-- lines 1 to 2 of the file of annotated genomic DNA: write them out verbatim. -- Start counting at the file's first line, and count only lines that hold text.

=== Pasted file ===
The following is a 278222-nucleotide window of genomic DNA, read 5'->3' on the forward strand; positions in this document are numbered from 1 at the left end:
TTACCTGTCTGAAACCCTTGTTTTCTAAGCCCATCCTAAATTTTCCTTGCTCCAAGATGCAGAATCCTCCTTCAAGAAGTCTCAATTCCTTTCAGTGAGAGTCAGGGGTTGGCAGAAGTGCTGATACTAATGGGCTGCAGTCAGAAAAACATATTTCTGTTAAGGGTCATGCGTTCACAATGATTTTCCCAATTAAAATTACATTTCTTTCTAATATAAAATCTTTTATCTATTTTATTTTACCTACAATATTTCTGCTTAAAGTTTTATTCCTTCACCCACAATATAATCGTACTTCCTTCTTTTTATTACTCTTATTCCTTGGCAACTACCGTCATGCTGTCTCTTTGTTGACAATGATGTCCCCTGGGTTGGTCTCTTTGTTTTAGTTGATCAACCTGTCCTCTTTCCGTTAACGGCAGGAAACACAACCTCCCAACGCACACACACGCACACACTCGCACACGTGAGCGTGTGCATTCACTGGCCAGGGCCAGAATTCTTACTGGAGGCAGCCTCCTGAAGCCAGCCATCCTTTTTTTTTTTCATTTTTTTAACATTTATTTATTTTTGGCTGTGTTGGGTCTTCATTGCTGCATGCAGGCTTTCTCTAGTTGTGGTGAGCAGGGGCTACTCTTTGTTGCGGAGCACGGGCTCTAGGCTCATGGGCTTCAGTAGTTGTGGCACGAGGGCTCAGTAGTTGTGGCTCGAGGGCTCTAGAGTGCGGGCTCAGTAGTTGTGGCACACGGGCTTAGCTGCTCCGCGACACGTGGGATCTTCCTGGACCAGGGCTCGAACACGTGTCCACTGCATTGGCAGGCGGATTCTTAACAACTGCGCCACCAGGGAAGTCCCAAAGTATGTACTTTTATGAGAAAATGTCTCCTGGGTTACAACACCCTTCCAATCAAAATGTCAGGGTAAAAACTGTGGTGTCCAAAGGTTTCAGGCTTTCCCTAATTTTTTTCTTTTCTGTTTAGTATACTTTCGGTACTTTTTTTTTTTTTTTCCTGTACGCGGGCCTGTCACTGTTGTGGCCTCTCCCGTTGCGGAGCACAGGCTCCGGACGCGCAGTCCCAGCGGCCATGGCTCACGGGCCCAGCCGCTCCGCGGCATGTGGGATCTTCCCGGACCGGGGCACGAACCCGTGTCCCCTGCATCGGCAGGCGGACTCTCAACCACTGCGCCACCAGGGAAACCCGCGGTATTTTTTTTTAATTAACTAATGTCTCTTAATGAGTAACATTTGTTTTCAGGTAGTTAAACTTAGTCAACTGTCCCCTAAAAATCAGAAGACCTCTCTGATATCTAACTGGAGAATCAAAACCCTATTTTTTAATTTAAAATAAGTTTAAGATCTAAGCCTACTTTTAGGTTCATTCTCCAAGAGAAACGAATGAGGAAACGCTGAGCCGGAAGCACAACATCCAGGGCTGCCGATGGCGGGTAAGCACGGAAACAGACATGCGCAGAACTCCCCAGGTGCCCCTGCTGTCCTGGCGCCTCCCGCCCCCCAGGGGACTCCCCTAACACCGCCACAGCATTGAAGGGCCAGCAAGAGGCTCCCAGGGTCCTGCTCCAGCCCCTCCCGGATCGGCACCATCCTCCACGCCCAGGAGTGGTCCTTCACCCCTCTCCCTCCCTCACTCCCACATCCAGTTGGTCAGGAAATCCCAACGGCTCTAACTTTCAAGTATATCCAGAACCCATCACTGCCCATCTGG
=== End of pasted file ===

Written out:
The following is a 278222-nucleotide window of genomic DNA, read 5'->3' on the forward strand; positions in this document are numbered from 1 at the left end:
TTACCTGTCTGAAACCCTTGTTTTCTAAGCCCATCCTAAATTTTCCTTGCTCCAAGATGCAGAATCCTCCTTCAAGAAGTCTCAATTCCTTTCAGTGAGAGTCAGGGGTTGGCAGAAGTGCTGATACTAATGGGCTGCAGTCAGAAAAACATATTTCTGTTAAGGGTCATGCGTTCACAATGATTTTCCCAATTAAAATTACATTTCTTTCTAATATAAAATCTTTTATCTATTTTATTTTACCTACAATATTTCTGCTTAAAGTTTTATTCCTTCACCCACAATATAATCGTACTTCCTTCTTTTTATTACTCTTATTCCTTGGCAACTACCGTCATGCTGTCTCTTTGTTGACAATGATGTCCCCTGGGTTGGTCTCTTTGTTTTAGTTGATCAACCTGTCCTCTTTCCGTTAACGGCAGGAAACACAACCTCCCAACGCACACACACGCACACACTCGCACACGTGAGCGTGTGCATTCACTGGCCAGGGCCAGAATTCTTACTGGAGGCAGCCTCCTGAAGCCAGCCATCCTTTTTTTTTTTCATTTTTTTAACATTTATTTATTTTTGGCTGTGTTGGGTCTTCATTGCTGCATGCAGGCTTTCTCTAGTTGTGGTGAGCAGGGGCTACTCTTTGTTGCGGAGCACGGGCTCTAGGCTCATGGGCTTCAGTAGTTGTGGCACGAGGGCTCAGTAGTTGTGGCTCGAGGGCTCTAGAGTGCGGGCTCAGTAGTTGTGGCACACGGGCTTAGCTGCTCCGCGACACGTGGGATCTTCCTGGACCAGGGCTCGAACACGTGTCCACTGCATTGGCAGGCGGATTCTTAACAACTGCGCCACCAGGGAAGTCCCAAAGTATGTACTTTTATGAGAAAATGTCTCCTGGGTTACAACACCCTTCCAATCAAAATGTCAGGGTAAAAACTGTGGTGTCCAAAGGTTTCAGGCTTTCCCTAATTTTTTTCTTTTCTGTTTAGTATACTTTCGGTACTTTTTTTTTTTTTTTCCTGTACGCGGGCCTGTCACTGTTGTGGCCTCTCCCGTTGCGGAGCACAGGCTCCGGACGCGCAGTCCCAGCGGCCATGGCTCACGGGCCCAGCCGCTCCGCGGCATGTGGGATCTTCCCGGACCGGGGCACGAACCCGTGTCCCCTGCATCGGCAGGCGGACTCTCAACCACTGCGCCACCAGGGAAACCCGCGGTATTTTTTTTTAATTAACTAATGTCTCTTAATGAGTAACATTTGTTTTCAGGTAGTTAAACTTAGTCAACTGTCCCCTAAAAATCAGAAGACCTCTCTGATATCTAACTGGAGAATCAAAACCCTATTTTTTAATTTAAAATAAGTTTAAGATCTAAGCCTACTTTTAGGTTCATTCTCCAAGAGAAACGAATGAGGAAACGCTGAGCCGGAAGCACAACATCCAGGGCTGCCGATGGCGGGTAAGCACGGAAACAGACATGCGCAGAACTCCCCAGGTGCCCCTGCTGTCCTGGCGCCTCCCGCCCCCCAGGGGACTCCCCTAACACCGCCACAGCATTGAAGGGCCAGCAAGAGGCTCCCAGGGTCCTGCTCCAGCCCCTCCCGGATCGGCACCATCCTCCACGCCCAGGAGTGGTCCTTCACCCCTCTCCCTCCCTCACTCCCACATCCAGTTGGTCAGGAAATCCCAACGGCTCTAACTTTCAAGTATATCCAGAACCCATCACTGCCCATCTGG